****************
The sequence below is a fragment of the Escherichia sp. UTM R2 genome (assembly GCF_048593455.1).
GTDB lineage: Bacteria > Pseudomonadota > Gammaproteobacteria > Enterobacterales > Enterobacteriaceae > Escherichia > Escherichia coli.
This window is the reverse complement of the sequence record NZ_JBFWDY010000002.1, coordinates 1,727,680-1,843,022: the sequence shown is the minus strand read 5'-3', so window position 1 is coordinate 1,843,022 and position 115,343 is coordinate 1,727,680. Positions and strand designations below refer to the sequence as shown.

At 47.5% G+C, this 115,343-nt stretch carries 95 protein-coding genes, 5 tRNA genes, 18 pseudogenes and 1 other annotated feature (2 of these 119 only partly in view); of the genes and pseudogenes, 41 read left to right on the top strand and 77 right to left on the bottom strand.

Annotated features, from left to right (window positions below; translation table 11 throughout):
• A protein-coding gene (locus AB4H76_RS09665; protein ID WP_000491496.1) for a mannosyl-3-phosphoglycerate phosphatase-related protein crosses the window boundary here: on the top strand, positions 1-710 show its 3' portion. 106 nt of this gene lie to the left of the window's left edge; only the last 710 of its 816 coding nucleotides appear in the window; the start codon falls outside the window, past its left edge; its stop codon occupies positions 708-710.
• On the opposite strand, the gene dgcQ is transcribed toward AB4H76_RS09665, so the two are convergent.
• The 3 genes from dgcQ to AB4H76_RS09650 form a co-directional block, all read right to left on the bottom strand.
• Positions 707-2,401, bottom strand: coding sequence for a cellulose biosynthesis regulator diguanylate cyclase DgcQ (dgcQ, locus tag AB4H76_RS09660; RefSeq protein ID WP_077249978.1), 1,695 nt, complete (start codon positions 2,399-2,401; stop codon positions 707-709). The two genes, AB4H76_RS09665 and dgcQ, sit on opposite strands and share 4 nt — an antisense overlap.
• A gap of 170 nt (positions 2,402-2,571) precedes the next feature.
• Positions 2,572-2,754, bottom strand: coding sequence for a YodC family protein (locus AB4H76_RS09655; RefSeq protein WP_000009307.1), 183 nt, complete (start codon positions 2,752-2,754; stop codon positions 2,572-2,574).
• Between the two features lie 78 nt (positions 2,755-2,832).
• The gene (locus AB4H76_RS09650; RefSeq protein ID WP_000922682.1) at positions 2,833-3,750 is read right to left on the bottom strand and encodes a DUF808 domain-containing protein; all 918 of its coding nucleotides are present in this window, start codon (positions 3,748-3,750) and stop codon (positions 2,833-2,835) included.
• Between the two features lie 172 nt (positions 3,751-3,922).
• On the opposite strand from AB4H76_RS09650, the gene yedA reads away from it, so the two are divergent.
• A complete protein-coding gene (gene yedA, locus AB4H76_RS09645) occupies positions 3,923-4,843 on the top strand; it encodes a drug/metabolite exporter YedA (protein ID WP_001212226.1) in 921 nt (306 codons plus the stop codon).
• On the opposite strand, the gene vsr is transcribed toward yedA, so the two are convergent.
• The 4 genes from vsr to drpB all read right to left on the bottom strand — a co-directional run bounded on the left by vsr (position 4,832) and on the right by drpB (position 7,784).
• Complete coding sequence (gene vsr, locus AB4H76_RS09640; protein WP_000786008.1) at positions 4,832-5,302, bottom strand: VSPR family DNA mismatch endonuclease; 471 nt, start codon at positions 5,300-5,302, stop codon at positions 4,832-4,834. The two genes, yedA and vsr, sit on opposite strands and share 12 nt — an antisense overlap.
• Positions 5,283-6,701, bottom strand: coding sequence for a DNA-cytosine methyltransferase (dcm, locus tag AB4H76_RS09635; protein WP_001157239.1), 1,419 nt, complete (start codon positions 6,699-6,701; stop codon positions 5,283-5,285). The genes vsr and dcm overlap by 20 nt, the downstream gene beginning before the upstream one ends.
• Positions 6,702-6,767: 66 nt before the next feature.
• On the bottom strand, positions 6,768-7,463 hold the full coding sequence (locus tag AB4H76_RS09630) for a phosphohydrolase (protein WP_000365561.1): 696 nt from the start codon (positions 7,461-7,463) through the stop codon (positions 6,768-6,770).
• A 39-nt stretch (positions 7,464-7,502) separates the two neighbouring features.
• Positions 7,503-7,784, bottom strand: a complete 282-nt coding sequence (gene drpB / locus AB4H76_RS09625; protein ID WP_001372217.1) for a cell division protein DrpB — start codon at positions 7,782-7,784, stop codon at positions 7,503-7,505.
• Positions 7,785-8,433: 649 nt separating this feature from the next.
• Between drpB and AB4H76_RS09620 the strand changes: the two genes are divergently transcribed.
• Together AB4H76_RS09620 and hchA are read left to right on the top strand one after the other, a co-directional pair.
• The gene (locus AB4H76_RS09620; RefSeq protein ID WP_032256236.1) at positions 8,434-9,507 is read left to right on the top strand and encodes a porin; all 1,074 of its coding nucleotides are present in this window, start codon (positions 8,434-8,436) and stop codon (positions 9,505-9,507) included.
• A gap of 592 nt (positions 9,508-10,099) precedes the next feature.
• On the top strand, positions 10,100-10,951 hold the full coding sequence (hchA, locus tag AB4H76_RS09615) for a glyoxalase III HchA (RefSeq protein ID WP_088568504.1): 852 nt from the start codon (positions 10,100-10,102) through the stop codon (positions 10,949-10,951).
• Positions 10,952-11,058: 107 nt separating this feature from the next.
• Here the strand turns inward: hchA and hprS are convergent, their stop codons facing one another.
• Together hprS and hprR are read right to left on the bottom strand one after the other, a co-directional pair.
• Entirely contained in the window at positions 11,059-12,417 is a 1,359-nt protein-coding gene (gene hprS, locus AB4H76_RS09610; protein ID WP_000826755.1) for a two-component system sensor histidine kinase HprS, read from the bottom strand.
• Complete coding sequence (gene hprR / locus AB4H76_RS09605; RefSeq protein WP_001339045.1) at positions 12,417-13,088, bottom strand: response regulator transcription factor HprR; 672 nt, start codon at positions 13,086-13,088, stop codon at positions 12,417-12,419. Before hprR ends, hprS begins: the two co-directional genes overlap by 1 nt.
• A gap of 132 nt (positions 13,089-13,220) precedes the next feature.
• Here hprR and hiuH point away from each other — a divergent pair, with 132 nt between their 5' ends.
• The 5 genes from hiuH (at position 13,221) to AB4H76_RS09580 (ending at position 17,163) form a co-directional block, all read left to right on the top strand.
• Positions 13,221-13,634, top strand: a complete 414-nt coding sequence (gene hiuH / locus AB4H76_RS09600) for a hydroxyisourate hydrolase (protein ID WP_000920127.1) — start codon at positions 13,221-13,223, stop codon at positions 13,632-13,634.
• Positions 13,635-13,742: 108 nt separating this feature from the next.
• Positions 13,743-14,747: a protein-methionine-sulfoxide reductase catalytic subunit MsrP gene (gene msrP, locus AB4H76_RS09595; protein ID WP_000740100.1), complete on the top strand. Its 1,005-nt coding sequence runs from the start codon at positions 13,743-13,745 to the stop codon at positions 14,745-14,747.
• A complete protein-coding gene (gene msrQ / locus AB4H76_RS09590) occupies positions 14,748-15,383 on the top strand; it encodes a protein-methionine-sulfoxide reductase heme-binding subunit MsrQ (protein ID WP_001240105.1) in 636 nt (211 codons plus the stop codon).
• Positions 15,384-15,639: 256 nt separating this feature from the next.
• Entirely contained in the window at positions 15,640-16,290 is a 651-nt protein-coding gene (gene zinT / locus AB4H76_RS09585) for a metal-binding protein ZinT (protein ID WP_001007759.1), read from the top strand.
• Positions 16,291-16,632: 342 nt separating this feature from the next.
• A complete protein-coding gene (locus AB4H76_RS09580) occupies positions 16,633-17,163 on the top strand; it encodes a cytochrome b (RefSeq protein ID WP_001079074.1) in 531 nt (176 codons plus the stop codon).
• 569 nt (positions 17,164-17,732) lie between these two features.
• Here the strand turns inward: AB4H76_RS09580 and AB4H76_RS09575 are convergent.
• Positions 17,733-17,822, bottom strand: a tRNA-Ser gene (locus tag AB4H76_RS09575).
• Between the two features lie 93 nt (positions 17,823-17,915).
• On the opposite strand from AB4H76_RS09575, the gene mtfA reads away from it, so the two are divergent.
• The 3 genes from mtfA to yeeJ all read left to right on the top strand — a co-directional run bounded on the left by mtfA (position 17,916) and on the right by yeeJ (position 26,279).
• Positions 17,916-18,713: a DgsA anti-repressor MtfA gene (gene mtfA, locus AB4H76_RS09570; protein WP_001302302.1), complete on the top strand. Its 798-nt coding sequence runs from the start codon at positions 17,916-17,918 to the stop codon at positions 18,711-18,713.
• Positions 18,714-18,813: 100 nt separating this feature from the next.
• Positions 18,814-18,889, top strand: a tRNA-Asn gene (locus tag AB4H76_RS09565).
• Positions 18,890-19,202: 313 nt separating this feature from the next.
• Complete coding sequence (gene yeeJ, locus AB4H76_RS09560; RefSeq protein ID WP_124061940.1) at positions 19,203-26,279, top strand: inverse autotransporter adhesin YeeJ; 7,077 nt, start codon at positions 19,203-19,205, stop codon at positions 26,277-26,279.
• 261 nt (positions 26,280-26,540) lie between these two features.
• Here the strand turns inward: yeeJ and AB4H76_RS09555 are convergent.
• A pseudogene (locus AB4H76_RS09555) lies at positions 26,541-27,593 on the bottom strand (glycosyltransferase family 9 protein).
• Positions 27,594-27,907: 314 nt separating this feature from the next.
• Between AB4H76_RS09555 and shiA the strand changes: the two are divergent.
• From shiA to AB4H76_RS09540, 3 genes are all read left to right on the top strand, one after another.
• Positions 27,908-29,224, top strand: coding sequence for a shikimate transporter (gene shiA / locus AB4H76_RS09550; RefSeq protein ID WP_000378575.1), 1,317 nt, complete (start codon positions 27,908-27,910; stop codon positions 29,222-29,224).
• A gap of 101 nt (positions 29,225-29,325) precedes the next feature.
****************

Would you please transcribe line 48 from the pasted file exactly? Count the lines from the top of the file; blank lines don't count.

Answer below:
• Here the strand turns inward: AB4H76_RS09580 and AB4H76_RS09575 are convergent.